Things I’m glad I learned from the Open University
There is a lot of snobbery around education – inverted snobbery from the “University of Life” people and academic snobbery that still maintains Open is not a “real” university. I’m a proud graduate and have also taught for them and I have found a lot of useful stuff I learned has come back to help these last few months. This whole experience is quite a bit out of my comfort zone. I’m a writer and researcher but I’ve found myself planning, designing, gardening, repairing and even exterminating rodents. It is physically exhausting at times though also oddly exhilarating. In a strange way it seems to have added even more purpose to our lives.
I studied a whole range of things at the Open University, from science and technology to discourse analysis. It constantly surprises me how useful a lot of this is. Take the science foundation course for example. I know how to measure and test a substance and so have established the hardness of the water from the well. Very hard actually –from 185 to 130 ppm. It will fur up a kettle in 36 hours unless treated. Enter basic maths, used for science and statistics, and I can calculate the volume and frequency of salt tablets needed. Hurrah for our hair!
Trigonometry is often regarded as useless in everyday life but not so for me. We need a backing wall for solar panels, set at 30o and standing on a concrete base. Out came the drawing instruments and calculator to work out the dimensions, height, number of blocks needed, foundation depth and cost of materials. Hooray for technical drawing skills acquired in the “History of Modern Architecture” course!
There is a strange quirk amongst builders in Ireland to add “Mediterranean” features to their houses. A friend said it was often a desire to recall holidays in warmer climes. Well, there are numerous wide porches with Spanish style wide arches around, attached to a remodelled traditional cottage. These look a bit odd at first but not too bad. After all, a deep porch can keep out winter storms as well as scorching sun. What I find deeply annoying is the use of pillars across the front of houses. Plastic or plaster columns holding up only one corner of a porch. Or lined up in front, just – there, supporting nothing (or maybe something invisible). And it is wrong, very wrong, to have Doric columns with Ionic or (worst of all) Corinthian capitals. I can put my discomfort at that sight down to the Open University courses in Ancient History.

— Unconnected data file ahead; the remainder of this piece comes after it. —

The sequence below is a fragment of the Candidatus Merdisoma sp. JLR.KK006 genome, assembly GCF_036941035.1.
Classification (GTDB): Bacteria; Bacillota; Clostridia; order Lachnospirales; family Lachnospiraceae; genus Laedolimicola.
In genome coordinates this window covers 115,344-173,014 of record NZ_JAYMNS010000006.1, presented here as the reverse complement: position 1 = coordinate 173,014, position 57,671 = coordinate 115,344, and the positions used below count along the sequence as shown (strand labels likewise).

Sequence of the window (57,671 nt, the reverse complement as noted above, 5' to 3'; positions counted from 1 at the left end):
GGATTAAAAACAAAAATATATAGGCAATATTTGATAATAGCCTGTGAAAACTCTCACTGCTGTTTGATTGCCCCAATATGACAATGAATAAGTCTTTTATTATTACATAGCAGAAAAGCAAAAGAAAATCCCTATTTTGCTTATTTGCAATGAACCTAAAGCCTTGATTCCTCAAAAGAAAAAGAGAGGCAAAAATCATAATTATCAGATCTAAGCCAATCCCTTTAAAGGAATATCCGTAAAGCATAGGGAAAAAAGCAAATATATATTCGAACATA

When we arrived at the house there were curtains up, left by our kind vendors until we could get our own. As we have dogs that wake at daybreak it was necessary to get something as lightproof as possible. We puzzled over the best way to achieve this, with a range of windows all different sizes and shapes. Then I remembered something from studying theatre lighting many years ago and formalized by the Open University science course. Combining all three primary colours (red, blue and yellow) eliminates most frequencies of light making an effective blackout. Jacqui was astonished as the drapes were only silk weight but took me at my word. She got out the trusty sewing machine to make green curtains with red linings and it worked!
All of these scraps of theoretical knowledge garnered over a number of disciplines have had real, practical applications. My varied (some would say eccentric) education has been invaluable as we settle in and make a new home but the most important lessons are less tangible. My music courses taught me to listen – really listen, not just hear things. Standing in the wood I can identify a dozen different birds at one time. I can hear the sudden burst of rain as it rushes up the lane and get inside. We know the rats are gone from the house otherwise we would hear their nasty, scaly feet scrabbling through the ceilings.
The other great lesson from the Open University is patience. If you are going to be successful you can’t start looking too far ahead. Faced with a pile of books, essays to write, an exam looming and the thought of at least six more years it is too easy to give up. I learnt to focus on one course, one task at a time. The overgrown bay beside the road, for example, is now filled with rich top soil and some of the abandoned rocks. One afternoon we clipped the ivy and it will die and wither away. Then Jacqui began planting, using flowers she grew from seed back in March. We will add bulbs in the autumn and bee-bombs in the next few weeks. Next year we will see it all burst into life.
It is like the old saying – “How do you eat an elephant?” Answer – “One bite at a time”. We have an elephant here and one that keeps on growing. But the wood clearance, partial as it was, revealed a stand of young oak trees. That is such a wonderful find, previously hidden and choked almost to death. Each tree is being cleared and is recovering and then we will move on to the next tree, and the next. If we focus on just one at a time we will suddenly find ourselves on the other side, all finished.
It may take us six years but we will be as proud of this as anything we have done.